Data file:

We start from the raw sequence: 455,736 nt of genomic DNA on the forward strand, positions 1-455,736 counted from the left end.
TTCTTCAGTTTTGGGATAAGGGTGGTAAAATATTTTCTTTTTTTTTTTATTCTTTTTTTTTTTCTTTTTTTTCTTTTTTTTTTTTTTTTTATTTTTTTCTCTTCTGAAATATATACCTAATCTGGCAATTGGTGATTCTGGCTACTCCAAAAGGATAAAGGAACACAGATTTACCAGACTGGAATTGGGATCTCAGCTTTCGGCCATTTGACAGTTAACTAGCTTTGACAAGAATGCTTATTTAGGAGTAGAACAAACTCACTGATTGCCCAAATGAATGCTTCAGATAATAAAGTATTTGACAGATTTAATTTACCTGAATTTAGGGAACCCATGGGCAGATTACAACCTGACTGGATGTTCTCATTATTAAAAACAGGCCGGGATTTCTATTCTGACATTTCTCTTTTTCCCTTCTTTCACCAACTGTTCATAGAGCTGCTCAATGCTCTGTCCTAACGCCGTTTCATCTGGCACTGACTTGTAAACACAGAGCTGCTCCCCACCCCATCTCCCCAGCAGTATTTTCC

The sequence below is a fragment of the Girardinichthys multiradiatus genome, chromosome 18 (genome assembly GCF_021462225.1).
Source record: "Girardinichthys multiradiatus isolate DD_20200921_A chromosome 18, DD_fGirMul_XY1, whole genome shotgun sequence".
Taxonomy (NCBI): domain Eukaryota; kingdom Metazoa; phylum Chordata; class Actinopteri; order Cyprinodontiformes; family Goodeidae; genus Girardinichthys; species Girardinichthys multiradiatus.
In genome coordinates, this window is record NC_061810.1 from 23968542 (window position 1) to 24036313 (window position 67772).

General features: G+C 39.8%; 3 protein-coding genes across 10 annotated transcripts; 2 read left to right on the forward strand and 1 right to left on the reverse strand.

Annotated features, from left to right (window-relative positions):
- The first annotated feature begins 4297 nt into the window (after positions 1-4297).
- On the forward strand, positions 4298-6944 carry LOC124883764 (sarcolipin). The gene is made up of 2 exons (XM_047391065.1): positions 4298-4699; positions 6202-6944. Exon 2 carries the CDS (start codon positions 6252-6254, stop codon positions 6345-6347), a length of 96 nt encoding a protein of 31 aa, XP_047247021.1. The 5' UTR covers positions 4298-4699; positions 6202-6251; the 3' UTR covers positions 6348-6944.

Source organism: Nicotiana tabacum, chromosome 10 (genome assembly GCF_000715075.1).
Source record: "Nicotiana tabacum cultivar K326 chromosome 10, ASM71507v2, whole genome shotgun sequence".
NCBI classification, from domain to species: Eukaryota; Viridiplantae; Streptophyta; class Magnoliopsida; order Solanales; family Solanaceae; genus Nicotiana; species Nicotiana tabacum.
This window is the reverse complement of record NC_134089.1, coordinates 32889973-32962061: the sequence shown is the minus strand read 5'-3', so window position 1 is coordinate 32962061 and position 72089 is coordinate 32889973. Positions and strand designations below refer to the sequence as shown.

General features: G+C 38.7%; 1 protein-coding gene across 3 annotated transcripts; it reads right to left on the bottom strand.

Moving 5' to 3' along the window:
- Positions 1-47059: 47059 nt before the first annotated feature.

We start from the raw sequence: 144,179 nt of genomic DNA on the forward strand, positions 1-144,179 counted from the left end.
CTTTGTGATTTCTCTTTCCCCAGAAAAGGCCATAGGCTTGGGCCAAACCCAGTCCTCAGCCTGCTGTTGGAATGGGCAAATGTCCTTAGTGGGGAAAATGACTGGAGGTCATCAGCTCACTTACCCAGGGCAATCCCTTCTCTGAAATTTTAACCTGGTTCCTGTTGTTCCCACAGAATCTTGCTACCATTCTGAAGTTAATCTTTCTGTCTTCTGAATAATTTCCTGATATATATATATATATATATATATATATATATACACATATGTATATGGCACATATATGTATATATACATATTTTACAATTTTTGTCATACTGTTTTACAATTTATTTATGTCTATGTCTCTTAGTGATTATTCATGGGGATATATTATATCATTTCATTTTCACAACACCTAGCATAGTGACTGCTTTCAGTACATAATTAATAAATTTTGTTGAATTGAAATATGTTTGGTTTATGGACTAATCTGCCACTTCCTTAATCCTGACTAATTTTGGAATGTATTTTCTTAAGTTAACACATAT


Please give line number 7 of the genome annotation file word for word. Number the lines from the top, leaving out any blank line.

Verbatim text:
General features: G+C 39.8%; 3 protein-coding genes across 10 annotated transcripts; 2 read left to right on the forward strand and 1 right to left on the reverse strand.